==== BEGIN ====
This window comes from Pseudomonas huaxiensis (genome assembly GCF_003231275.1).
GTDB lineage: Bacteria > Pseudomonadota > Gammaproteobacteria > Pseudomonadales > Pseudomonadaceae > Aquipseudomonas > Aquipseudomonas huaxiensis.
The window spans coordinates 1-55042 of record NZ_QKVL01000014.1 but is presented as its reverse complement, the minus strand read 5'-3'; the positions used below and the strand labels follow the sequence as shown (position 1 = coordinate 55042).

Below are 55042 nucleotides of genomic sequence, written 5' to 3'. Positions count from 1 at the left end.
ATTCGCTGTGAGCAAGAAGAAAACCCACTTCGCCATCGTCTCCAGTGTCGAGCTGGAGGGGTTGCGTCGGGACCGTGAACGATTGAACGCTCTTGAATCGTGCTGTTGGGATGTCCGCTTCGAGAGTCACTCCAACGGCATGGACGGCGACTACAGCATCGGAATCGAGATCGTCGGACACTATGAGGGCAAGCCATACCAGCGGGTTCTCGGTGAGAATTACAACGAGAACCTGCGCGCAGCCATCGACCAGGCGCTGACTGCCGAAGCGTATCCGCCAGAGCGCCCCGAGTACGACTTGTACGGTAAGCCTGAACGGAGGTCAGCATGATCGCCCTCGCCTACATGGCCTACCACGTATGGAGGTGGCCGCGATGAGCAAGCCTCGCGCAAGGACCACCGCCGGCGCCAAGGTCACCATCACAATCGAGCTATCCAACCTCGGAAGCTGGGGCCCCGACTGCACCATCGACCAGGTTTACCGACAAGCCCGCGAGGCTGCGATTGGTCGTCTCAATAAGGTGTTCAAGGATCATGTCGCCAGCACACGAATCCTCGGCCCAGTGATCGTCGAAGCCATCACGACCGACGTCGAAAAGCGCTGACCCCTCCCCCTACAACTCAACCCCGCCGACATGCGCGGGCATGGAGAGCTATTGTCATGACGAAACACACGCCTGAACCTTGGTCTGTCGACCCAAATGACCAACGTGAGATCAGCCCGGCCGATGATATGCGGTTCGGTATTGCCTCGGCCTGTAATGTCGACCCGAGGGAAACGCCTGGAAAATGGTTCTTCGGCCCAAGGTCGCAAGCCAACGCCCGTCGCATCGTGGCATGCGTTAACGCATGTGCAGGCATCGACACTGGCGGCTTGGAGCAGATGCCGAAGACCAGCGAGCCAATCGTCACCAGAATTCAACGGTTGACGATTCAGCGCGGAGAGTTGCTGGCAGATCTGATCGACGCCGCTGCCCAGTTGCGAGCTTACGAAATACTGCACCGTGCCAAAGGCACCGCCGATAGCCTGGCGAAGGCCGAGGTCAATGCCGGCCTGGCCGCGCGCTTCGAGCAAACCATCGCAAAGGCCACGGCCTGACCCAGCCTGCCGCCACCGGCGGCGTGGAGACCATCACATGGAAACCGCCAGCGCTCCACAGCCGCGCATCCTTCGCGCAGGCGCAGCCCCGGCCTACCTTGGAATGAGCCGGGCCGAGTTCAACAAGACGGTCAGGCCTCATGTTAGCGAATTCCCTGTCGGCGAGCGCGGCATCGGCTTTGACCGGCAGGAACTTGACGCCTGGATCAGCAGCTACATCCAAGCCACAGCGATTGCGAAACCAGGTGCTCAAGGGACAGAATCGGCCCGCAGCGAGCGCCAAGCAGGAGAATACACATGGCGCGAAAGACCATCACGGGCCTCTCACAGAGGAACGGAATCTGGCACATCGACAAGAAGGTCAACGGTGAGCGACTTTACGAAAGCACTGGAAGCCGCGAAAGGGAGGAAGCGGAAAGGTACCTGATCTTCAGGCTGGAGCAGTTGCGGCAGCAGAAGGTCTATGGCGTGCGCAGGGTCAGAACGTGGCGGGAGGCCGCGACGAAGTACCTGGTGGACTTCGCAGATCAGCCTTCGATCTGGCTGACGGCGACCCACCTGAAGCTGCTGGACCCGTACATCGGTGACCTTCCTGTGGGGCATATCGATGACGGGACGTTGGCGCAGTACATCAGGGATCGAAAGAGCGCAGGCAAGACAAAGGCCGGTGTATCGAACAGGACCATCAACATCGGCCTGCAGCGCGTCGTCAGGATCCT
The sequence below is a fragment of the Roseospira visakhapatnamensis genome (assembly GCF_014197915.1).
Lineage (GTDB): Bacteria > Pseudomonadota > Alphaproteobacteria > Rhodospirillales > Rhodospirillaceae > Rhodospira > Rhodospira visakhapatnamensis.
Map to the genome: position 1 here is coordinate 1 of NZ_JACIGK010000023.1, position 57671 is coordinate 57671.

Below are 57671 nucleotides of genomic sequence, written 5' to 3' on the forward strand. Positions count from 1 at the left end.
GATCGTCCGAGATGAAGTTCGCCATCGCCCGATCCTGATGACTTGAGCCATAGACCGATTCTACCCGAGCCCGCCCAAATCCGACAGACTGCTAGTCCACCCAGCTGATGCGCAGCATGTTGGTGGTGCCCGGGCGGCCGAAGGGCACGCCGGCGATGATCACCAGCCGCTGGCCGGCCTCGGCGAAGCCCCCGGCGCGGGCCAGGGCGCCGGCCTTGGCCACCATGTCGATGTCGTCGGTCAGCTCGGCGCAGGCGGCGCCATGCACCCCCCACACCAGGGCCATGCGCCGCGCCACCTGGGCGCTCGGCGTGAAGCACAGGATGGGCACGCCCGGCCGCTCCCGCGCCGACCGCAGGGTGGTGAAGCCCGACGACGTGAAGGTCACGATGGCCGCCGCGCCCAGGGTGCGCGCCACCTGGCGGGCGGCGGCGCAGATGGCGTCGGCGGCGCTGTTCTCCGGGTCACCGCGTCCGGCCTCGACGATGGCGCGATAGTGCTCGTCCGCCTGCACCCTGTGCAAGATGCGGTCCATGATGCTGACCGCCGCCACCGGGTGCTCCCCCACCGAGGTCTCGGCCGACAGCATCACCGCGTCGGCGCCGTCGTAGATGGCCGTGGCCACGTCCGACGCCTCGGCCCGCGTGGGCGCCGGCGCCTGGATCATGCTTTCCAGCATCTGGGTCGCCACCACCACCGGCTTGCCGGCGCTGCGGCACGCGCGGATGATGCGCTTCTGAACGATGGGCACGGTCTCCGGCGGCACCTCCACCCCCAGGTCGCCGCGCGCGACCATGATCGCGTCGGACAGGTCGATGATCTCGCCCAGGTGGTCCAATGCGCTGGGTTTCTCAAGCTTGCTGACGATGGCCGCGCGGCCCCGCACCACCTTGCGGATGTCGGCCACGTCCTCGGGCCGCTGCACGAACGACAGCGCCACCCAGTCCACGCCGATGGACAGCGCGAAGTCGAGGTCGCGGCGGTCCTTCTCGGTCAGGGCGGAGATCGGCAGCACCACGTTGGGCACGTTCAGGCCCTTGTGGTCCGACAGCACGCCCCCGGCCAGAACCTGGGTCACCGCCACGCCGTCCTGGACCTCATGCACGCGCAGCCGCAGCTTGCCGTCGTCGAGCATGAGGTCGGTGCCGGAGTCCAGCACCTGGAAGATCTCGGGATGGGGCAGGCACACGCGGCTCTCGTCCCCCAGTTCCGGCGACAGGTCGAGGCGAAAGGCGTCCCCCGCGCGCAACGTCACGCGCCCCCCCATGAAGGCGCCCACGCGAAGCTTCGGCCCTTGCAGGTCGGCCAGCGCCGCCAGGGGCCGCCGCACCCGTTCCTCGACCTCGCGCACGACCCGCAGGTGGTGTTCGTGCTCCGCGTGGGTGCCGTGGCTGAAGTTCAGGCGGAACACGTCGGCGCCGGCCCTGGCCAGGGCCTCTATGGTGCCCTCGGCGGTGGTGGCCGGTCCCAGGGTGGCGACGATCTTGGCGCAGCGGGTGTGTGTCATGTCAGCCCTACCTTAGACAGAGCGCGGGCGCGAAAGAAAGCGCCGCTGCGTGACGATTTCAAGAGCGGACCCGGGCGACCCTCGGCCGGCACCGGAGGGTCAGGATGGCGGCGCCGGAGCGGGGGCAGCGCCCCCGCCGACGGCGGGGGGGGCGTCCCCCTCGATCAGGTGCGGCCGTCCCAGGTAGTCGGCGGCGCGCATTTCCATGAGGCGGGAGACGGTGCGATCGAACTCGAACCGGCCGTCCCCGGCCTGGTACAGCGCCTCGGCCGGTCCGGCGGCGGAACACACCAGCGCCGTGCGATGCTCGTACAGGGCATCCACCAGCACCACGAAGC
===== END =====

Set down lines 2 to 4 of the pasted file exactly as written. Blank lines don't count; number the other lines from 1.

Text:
GTDB lineage: Bacteria > Pseudomonadota > Gammaproteobacteria > Pseudomonadales > Pseudomonadaceae > Aquipseudomonas > Aquipseudomonas huaxiensis.
The window spans coordinates 1-55042 of record NZ_QKVL01000014.1 but is presented as its reverse complement, the minus strand read 5'-3'; the positions used below and the strand labels follow the sequence as shown (position 1 = coordinate 55042).

Below are 55042 nucleotides of genomic sequence, written 5' to 3'. Positions count from 1 at the left end.